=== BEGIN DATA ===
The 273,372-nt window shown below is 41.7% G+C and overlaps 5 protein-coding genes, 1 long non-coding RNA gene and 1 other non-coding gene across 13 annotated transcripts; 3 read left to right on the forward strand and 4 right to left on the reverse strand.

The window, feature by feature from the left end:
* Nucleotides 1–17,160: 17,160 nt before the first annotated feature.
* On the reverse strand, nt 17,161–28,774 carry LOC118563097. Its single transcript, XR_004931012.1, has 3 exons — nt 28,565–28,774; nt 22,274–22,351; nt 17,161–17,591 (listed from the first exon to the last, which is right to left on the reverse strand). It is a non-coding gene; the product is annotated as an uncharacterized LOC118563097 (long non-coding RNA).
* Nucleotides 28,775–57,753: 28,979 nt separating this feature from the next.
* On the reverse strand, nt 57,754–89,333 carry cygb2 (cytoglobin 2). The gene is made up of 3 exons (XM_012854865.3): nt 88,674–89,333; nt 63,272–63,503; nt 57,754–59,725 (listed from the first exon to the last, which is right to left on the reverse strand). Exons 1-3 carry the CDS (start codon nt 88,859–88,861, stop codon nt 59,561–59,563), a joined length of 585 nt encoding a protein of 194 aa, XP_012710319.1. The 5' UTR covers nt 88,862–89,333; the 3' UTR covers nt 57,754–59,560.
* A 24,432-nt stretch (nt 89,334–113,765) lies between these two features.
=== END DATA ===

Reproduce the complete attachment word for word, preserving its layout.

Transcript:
The 273,372-nt window shown below is 41.7% G+C and overlaps 5 protein-coding genes, 1 long non-coding RNA gene and 1 other non-coding gene across 13 annotated transcripts; 3 read left to right on the forward strand and 4 right to left on the reverse strand.

The window, feature by feature from the left end:
* Nucleotides 1–17,160: 17,160 nt before the first annotated feature.
* On the reverse strand, nt 17,161–28,774 carry LOC118563097. Its single transcript, XR_004931012.1, has 3 exons — nt 28,565–28,774; nt 22,274–22,351; nt 17,161–17,591 (listed from the first exon to the last, which is right to left on the reverse strand). It is a non-coding gene; the product is annotated as an uncharacterized LOC118563097 (long non-coding RNA).
* Nucleotides 28,775–57,753: 28,979 nt separating this feature from the next.
* On the reverse strand, nt 57,754–89,333 carry cygb2 (cytoglobin 2). The gene is made up of 3 exons (XM_012854865.3): nt 88,674–89,333; nt 63,272–63,503; nt 57,754–59,725 (listed from the first exon to the last, which is right to left on the reverse strand). Exons 1-3 carry the CDS (start codon nt 88,859–88,861, stop codon nt 59,561–59,563), a joined length of 585 nt encoding a protein of 194 aa, XP_012710319.1. The 5' UTR covers nt 88,862–89,333; the 3' UTR covers nt 57,754–59,560.
* A 24,432-nt stretch (nt 89,334–113,765) lies between these two features.